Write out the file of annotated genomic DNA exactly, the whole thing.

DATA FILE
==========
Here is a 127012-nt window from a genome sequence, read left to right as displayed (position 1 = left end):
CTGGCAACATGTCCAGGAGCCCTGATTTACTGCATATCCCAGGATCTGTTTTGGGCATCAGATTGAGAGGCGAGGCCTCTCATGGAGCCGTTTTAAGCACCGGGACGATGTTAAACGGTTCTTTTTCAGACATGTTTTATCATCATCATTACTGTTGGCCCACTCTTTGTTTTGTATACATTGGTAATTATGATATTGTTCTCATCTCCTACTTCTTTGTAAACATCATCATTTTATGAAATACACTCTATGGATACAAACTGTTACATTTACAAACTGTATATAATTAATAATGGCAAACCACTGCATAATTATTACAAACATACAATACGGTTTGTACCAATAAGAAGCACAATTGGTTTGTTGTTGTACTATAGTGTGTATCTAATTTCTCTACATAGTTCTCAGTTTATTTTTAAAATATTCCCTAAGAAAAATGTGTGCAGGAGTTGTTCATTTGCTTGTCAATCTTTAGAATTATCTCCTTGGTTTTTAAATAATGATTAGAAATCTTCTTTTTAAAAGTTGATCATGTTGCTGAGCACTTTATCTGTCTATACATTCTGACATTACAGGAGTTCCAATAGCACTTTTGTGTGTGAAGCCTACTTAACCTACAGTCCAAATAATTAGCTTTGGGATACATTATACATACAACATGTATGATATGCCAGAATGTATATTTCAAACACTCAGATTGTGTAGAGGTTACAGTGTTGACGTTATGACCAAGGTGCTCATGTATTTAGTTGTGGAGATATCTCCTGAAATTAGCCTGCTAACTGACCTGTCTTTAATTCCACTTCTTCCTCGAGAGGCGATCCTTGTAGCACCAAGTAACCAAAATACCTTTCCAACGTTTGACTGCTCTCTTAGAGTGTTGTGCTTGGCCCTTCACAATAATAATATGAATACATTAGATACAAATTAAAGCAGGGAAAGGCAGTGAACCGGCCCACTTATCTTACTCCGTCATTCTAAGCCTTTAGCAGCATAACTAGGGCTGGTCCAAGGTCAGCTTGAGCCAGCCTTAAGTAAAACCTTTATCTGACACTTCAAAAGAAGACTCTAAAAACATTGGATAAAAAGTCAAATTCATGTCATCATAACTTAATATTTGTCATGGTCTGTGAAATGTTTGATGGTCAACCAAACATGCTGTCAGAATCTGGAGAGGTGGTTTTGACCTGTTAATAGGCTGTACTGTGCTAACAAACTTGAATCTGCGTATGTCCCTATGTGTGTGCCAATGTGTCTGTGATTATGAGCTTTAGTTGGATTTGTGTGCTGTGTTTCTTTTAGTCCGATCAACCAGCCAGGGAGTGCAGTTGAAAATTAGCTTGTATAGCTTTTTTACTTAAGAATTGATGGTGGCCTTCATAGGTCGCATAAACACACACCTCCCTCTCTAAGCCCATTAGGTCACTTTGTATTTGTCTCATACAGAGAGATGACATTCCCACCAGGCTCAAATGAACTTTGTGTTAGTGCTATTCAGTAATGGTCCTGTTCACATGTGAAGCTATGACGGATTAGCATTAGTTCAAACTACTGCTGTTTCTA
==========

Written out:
Here is a 127012-nt window from a genome sequence, read left to right as displayed (position 1 = left end):
CTGGCAACATGTCCAGGAGCCCTGATTTACTGCATATCCCAGGATCTGTTTTGGGCATCAGATTGAGAGGCGAGGCCTCTCATGGAGCCGTTTTAAGCACCGGGACGATGTTAAACGGTTCTTTTTCAGACATGTTTTATCATCATCATTACTGTTGGCCCACTCTTTGTTTTGTATACATTGGTAATTATGATATTGTTCTCATCTCCTACTTCTTTGTAAACATCATCATTTTATGAAATACACTCTATGGATACAAACTGTTACATTTACAAACTGTATATAATTAATAATGGCAAACCACTGCATAATTATTACAAACATACAATACGGTTTGTACCAATAAGAAGCACAATTGGTTTGTTGTTGTACTATAGTGTGTATCTAATTTCTCTACATAGTTCTCAGTTTATTTTTAAAATATTCCCTAAGAAAAATGTGTGCAGGAGTTGTTCATTTGCTTGTCAATCTTTAGAATTATCTCCTTGGTTTTTAAATAATGATTAGAAATCTTCTTTTTAAAAGTTGATCATGTTGCTGAGCACTTTATCTGTCTATACATTCTGACATTACAGGAGTTCCAATAGCACTTTTGTGTGTGAAGCCTACTTAACCTACAGTCCAAATAATTAGCTTTGGGATACATTATACATACAACATGTATGATATGCCAGAATGTATATTTCAAACACTCAGATTGTGTAGAGGTTACAGTGTTGACGTTATGACCAAGGTGCTCATGTATTTAGTTGTGGAGATATCTCCTGAAATTAGCCTGCTAACTGACCTGTCTTTAATTCCACTTCTTCCTCGAGAGGCGATCCTTGTAGCACCAAGTAACCAAAATACCTTTCCAACGTTTGACTGCTCTCTTAGAGTGTTGTGCTTGGCCCTTCACAATAATAATATGAATACATTAGATACAAATTAAAGCAGGGAAAGGCAGTGAACCGGCCCACTTATCTTACTCCGTCATTCTAAGCCTTTAGCAGCATAACTAGGGCTGGTCCAAGGTCAGCTTGAGCCAGCCTTAAGTAAAACCTTTATCTGACACTTCAAAAGAAGACTCTAAAAACATTGGATAAAAAGTCAAATTCATGTCATCATAACTTAATATTTGTCATGGTCTGTGAAATGTTTGATGGTCAACCAAACATGCTGTCAGAATCTGGAGAGGTGGTTTTGACCTGTTAATAGGCTGTACTGTGCTAACAAACTTGAATCTGCGTATGTCCCTATGTGTGTGCCAATGTGTCTGTGATTATGAGCTTTAGTTGGATTTGTGTGCTGTGTTTCTTTTAGTCCGATCAACCAGCCAGGGAGTGCAGTTGAAAATTAGCTTGTATAGCTTTTTTACTTAAGAATTGATGGTGGCCTTCATAGGTCGCATAAACACACACCTCCCTCTCTAAGCCCATTAGGTCACTTTGTATTTGTCTCATACAGAGAGATGACATTCCCACCAGGCTCAAATGAACTTTGTGTTAGTGCTATTCAGTAATGGTCCTGTTCACATGTGAAGCTATGACGGATTAGCATTAGTTCAAACTACTGCTGTTTCTA